Sacha Celestial stands out.
Not just for her unusual name, but because, along with her business partner Tessa Clarke, they have won a slice of the meagre 1% of UK venture capital funding that goes to female-run companies for their business, Olio.
Olio aims to tackle the problem of food waste by connecting people who have food they don’t want or need, with neighbours who do.
Ms Clarke and Ms Celestial believe that because their business is primarily targeted at women, it hasn’t resonated as much with male investors.
After three successful rounds of funding, they say that they’ve done noticeably better when pitching to women. The trouble is, the venture capital industry is still overwhelmingly dominated by men.
“Our conversion rate with women is north of 70%, compared to 5% or 10% for male investors,” says Ms Celestial.
“There aren’t nearly enough women with cheque-writing abilities, so in our experience, we believe a lack of diversity at VC (venture capital) firm level is a real challenge for female founders.”
The latest report from Diversity VC, which monitors the make-up of the industry, shows that 63% of UK venture capital firms have no women at all in senior investment positions.
Why investors matter
The UK venture capital industry is small, but packs a big punch. The 171 firms based here only employ an average of nine people each.
But the money they invest really talks. In 2018, venture investors in the UK committed £6.3bn to early-stage companies. The UK is the largest venture market in Europe and the fourth-largest in the world.
As in the television programme Dragons Den, venture capital firms listen to hundreds of pitches from start-ups and try to pick the winners, giving them money and advice. This can turbo-charge small businesses, enabling them to grow quickly and make a leap on to the global stage.
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Francesca Warner, the co-founder of Diversity VC, says these decisions can have an impact on society.
“VCs invest in early-stage technology companies, which have the potential to become influential powerbrokers in the future,” she says.
“As venture investors enter the fray so early on, they can make a huge impact on the make-up and culture of the organisations that they fund.”
Talking at cross-purposes
The number of women in the industry is important because it influences where the money goes.
As entrepreneurs such as Ms Clarke and Ms Celestial have found, investors are more likely to make investments in businesses that reflect their interests.
“Two-thirds of our user base is female and at the end of the day investors are humans and it’s much easier to get your head around a product if it’s something you can directly relate to,” they say.
The recent Alison Rose review of women and finance found that many women entrepreneurs encounter a lack of understanding and imagination from investors evaluating their business ideas.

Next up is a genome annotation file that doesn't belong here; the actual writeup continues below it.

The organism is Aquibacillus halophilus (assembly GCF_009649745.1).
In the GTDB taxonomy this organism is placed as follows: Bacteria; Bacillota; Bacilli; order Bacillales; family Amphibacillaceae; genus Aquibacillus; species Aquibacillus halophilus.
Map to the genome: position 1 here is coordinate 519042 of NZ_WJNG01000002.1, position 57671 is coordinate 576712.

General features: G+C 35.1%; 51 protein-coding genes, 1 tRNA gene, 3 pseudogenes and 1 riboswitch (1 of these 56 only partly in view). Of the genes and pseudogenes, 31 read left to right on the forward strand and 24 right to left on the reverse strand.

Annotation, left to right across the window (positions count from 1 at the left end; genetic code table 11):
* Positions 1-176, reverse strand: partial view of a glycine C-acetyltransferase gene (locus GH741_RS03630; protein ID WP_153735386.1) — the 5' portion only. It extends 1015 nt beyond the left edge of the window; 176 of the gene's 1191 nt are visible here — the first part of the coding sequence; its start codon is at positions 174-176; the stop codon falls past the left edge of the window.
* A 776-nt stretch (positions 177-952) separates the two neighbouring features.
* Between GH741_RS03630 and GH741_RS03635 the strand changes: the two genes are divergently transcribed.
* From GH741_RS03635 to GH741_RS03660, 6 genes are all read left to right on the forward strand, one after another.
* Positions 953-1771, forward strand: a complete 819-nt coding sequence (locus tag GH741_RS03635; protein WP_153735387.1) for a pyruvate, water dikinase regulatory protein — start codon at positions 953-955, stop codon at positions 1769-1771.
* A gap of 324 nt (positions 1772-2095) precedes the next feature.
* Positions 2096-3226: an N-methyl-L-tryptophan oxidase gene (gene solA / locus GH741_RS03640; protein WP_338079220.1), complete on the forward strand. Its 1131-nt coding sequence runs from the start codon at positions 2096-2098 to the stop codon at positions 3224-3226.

This judgement can extend into the personal lives of the founders. Inside the confidential walls of a pitch situation, the gloves are off.
Groups of female founders swap stories about male investors concerned about making an investment in someone who is pregnant – or if there is a suspicion they could take time off to have a child.
Ms Clarke says that as a result, when they pitch, “we make it very clear we’re not having any more children.”
This all adds an extra layer of fear to the already fraught process of fund-raising – with the added knowledge that as women, their chances of winning funding from investors is slim.
“On an emotional level, it’s challenging. You find that you’re second-guessing yourself and anything you say by thinking, ‘What would a man say or do?'”
Old boys’ network
Reports such as Diversity VC’s are raising awareness in the industry, but Warner says it’s still primarily built on networks.
Because the funds themselves are often small, they tend to employ people through introductions and word of mouth.
And unlike other industries, there’s no overarching regulatory body and in many cases, a lack of transparency and accountability.
Ms Warner, who worked for a VC fund following a career in advertising, explains: “Most of the things they do are about backing people they know and come across, that they can trust and rely on. They don’t follow formalised processes.”
Their size and structure also means there is little staff turnover. Partners in funds have to put their own money in, which means they are committed to it for the long term.
Case for change
Veteran investor Saul Klein, who was part of the team behind Skype, says the business case for a diverse team is overwhelming.
“Half of our team is made up of women. We think that diverse experiences and skill sets promote better decision-making and we’ve seen in the last few years that our ability to attract and be a good partner to female founders has improved,” he says.
“It is not that there are less female founders, but the people who are gatekeepers to the capital are predominantly men.”
This view is shaping the industry and that brings more women entrepreneurs to the table.
Zoe Castro, an investor from Octopus Ventures who backed Olio, says that for them, backing women has had a snowball effect in breaking down the barriers to entry.
“In the last 24 months one in three of our investments has been a female led company, so we now have a pool of ambassadors and people who look to us and see us as a source of support,” she explains.
The pipeline to top venture capital jobs is improving and the number of junior women in the industry has gone up by 8% since 2017.
More initiatives are being put in place to help women into cheque-writing positions.
For the founders of Olio, this means there’s never been a better time to start a company
As they say, “Now is an amazing time to be a female founder, because the investment community is recognising the importance of diversity and wanting to double or triple down on it.”